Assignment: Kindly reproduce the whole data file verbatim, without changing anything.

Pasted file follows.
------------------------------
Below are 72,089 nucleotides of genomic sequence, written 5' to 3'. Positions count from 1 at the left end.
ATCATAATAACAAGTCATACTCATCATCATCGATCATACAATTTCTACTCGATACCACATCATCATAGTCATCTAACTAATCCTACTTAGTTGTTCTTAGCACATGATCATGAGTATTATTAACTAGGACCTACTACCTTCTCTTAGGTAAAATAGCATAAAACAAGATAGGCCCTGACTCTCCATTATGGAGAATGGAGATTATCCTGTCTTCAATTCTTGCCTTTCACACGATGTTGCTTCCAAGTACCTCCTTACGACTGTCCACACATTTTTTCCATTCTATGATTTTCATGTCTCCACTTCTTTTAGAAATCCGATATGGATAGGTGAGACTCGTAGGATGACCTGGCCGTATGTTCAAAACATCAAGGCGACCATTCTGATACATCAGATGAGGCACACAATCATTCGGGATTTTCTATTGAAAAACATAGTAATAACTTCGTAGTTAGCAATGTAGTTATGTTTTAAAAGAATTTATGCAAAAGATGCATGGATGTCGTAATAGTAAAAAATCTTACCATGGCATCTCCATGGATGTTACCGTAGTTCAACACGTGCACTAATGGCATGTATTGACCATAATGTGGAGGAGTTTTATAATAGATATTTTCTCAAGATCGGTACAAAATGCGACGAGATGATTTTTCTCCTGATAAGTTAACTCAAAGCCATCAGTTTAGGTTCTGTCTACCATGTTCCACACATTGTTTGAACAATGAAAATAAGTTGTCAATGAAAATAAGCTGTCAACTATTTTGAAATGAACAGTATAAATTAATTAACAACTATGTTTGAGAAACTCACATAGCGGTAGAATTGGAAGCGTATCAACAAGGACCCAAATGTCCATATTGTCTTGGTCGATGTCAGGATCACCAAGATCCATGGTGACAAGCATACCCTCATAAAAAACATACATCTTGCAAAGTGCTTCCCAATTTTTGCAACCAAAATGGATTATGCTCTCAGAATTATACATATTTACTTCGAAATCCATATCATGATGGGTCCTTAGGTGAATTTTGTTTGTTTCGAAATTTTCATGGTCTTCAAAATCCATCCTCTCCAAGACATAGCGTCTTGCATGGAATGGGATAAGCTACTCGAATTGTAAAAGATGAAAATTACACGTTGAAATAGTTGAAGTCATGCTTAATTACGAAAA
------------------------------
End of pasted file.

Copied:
Below are 72,089 nucleotides of genomic sequence, written 5' to 3'. Positions count from 1 at the left end.
ATCATAATAACAAGTCATACTCATCATCATCGATCATACAATTTCTACTCGATACCACATCATCATAGTCATCTAACTAATCCTACTTAGTTGTTCTTAGCACATGATCATGAGTATTATTAACTAGGACCTACTACCTTCTCTTAGGTAAAATAGCATAAAACAAGATAGGCCCTGACTCTCCATTATGGAGAATGGAGATTATCCTGTCTTCAATTCTTGCCTTTCACACGATGTTGCTTCCAAGTACCTCCTTACGACTGTCCACACATTTTTTCCATTCTATGATTTTCATGTCTCCACTTCTTTTAGAAATCCGATATGGATAGGTGAGACTCGTAGGATGACCTGGCCGTATGTTCAAAACATCAAGGCGACCATTCTGATACATCAGATGAGGCACACAATCATTCGGGATTTTCTATTGAAAAACATAGTAATAACTTCGTAGTTAGCAATGTAGTTATGTTTTAAAAGAATTTATGCAAAAGATGCATGGATGTCGTAATAGTAAAAAATCTTACCATGGCATCTCCATGGATGTTACCGTAGTTCAACACGTGCACTAATGGCATGTATTGACCATAATGTGGAGGAGTTTTATAATAGATATTTTCTCAAGATCGGTACAAAATGCGACGAGATGATTTTTCTCCTGATAAGTTAACTCAAAGCCATCAGTTTAGGTTCTGTCTACCATGTTCCACACATTGTTTGAACAATGAAAATAAGTTGTCAATGAAAATAAGCTGTCAACTATTTTGAAATGAACAGTATAAATTAATTAACAACTATGTTTGAGAAACTCACATAGCGGTAGAATTGGAAGCGTATCAACAAGGACCCAAATGTCCATATTGTCTTGGTCGATGTCAGGATCACCAAGATCCATGGTGACAAGCATACCCTCATAAAAAACATACATCTTGCAAAGTGCTTCCCAATTTTTGCAACCAAAATGGATTATGCTCTCAGAATTATACATATTTACTTCGAAATCCATATCATGATGGGTCCTTAGGTGAATTTTGTTTGTTTCGAAATTTTCATGGTCTTCAAAATCCATCCTCTCCAAGACATAGCGTCTTGCATGGAATGGGATAAGCTACTCGAATTGTAAAAGATGAAAATTACACGTTGAAATAGTTGAAGTCATGCTTAATTACGAAAA